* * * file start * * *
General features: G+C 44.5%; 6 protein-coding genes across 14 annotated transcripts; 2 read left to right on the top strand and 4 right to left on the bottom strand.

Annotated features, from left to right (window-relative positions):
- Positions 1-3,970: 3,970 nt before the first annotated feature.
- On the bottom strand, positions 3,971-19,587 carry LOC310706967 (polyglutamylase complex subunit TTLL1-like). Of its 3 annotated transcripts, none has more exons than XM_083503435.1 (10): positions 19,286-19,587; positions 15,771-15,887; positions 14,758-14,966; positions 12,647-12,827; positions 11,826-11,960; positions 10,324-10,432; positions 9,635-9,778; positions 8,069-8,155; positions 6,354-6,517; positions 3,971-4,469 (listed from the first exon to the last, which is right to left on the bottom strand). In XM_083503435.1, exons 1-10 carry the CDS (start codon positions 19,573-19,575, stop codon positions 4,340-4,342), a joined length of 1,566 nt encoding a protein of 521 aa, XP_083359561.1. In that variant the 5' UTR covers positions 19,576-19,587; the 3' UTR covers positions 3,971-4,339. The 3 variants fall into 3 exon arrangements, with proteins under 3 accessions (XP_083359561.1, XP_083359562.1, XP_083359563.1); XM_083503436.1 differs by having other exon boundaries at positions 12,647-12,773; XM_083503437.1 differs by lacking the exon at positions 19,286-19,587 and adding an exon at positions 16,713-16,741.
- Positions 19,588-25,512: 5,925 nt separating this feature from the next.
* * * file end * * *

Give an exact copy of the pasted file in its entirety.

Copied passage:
General features: G+C 44.5%; 6 protein-coding genes across 14 annotated transcripts; 2 read left to right on the top strand and 4 right to left on the bottom strand.

Annotated features, from left to right (window-relative positions):
- Positions 1-3,970: 3,970 nt before the first annotated feature.
- On the bottom strand, positions 3,971-19,587 carry LOC310706967 (polyglutamylase complex subunit TTLL1-like). Of its 3 annotated transcripts, none has more exons than XM_083503435.1 (10): positions 19,286-19,587; positions 15,771-15,887; positions 14,758-14,966; positions 12,647-12,827; positions 11,826-11,960; positions 10,324-10,432; positions 9,635-9,778; positions 8,069-8,155; positions 6,354-6,517; positions 3,971-4,469 (listed from the first exon to the last, which is right to left on the bottom strand). In XM_083503435.1, exons 1-10 carry the CDS (start codon positions 19,573-19,575, stop codon positions 4,340-4,342), a joined length of 1,566 nt encoding a protein of 521 aa, XP_083359561.1. In that variant the 5' UTR covers positions 19,576-19,587; the 3' UTR covers positions 3,971-4,339. The 3 variants fall into 3 exon arrangements, with proteins under 3 accessions (XP_083359561.1, XP_083359562.1, XP_083359563.1); XM_083503436.1 differs by having other exon boundaries at positions 12,647-12,773; XM_083503437.1 differs by lacking the exon at positions 19,286-19,587 and adding an exon at positions 16,713-16,741.
- Positions 19,588-25,512: 5,925 nt separating this feature from the next.